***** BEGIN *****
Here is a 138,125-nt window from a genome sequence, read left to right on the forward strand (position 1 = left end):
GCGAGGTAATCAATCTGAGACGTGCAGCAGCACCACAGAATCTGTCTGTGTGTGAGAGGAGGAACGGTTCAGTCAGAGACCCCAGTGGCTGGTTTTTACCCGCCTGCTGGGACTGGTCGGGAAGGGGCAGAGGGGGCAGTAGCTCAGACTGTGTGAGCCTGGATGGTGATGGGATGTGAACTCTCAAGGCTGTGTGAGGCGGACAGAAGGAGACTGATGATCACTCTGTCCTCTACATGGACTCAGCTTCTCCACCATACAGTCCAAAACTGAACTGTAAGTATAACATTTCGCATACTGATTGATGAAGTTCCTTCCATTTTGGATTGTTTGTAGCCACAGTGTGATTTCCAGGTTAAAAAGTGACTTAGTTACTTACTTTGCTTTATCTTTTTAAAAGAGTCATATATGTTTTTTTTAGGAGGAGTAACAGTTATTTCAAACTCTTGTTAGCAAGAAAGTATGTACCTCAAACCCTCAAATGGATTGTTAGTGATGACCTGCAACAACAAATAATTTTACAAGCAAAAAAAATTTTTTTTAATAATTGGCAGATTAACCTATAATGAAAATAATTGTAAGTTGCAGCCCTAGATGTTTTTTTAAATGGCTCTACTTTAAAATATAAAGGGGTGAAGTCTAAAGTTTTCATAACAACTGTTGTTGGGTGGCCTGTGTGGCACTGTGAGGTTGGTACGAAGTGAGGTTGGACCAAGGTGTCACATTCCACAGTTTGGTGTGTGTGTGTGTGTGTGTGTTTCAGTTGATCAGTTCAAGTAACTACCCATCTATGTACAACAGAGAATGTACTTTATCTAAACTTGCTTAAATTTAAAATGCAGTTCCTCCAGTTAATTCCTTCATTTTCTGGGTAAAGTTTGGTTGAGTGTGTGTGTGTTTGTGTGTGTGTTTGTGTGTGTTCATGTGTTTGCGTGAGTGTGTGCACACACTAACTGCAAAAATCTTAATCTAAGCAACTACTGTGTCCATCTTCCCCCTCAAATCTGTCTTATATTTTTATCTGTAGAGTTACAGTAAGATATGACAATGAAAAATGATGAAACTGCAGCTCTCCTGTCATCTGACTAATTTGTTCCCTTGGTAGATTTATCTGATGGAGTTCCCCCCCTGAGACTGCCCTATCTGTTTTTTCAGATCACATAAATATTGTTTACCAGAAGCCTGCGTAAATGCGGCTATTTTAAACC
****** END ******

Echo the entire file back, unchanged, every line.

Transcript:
Here is a 138,125-nt window from a genome sequence, read left to right on the forward strand (position 1 = left end):
GCGAGGTAATCAATCTGAGACGTGCAGCAGCACCACAGAATCTGTCTGTGTGTGAGAGGAGGAACGGTTCAGTCAGAGACCCCAGTGGCTGGTTTTTACCCGCCTGCTGGGACTGGTCGGGAAGGGGCAGAGGGGGCAGTAGCTCAGACTGTGTGAGCCTGGATGGTGATGGGATGTGAACTCTCAAGGCTGTGTGAGGCGGACAGAAGGAGACTGATGATCACTCTGTCCTCTACATGGACTCAGCTTCTCCACCATACAGTCCAAAACTGAACTGTAAGTATAACATTTCGCATACTGATTGATGAAGTTCCTTCCATTTTGGATTGTTTGTAGCCACAGTGTGATTTCCAGGTTAAAAAGTGACTTAGTTACTTACTTTGCTTTATCTTTTTAAAAGAGTCATATATGTTTTTTTTAGGAGGAGTAACAGTTATTTCAAACTCTTGTTAGCAAGAAAGTATGTACCTCAAACCCTCAAATGGATTGTTAGTGATGACCTGCAACAACAAATAATTTTACAAGCAAAAAAAATTTTTTTTAATAATTGGCAGATTAACCTATAATGAAAATAATTGTAAGTTGCAGCCCTAGATGTTTTTTTAAATGGCTCTACTTTAAAATATAAAGGGGTGAAGTCTAAAGTTTTCATAACAACTGTTGTTGGGTGGCCTGTGTGGCACTGTGAGGTTGGTACGAAGTGAGGTTGGACCAAGGTGTCACATTCCACAGTTTGGTGTGTGTGTGTGTGTGTGTGTTTCAGTTGATCAGTTCAAGTAACTACCCATCTATGTACAACAGAGAATGTACTTTATCTAAACTTGCTTAAATTTAAAATGCAGTTCCTCCAGTTAATTCCTTCATTTTCTGGGTAAAGTTTGGTTGAGTGTGTGTGTGTTTGTGTGTGTGTTTGTGTGTGTTCATGTGTTTGCGTGAGTGTGTGCACACACTAACTGCAAAAATCTTAATCTAAGCAACTACTGTGTCCATCTTCCCCCTCAAATCTGTCTTATATTTTTATCTGTAGAGTTACAGTAAGATATGACAATGAAAAATGATGAAACTGCAGCTCTCCTGTCATCTGACTAATTTGTTCCCTTGGTAGATTTATCTGATGGAGTTCCCCCCCTGAGACTGCCCTATCTGTTTTTTCAGATCACATAAATATTGTTTACCAGAAGCCTGCGTAAATGCGGCTATTTTAAACC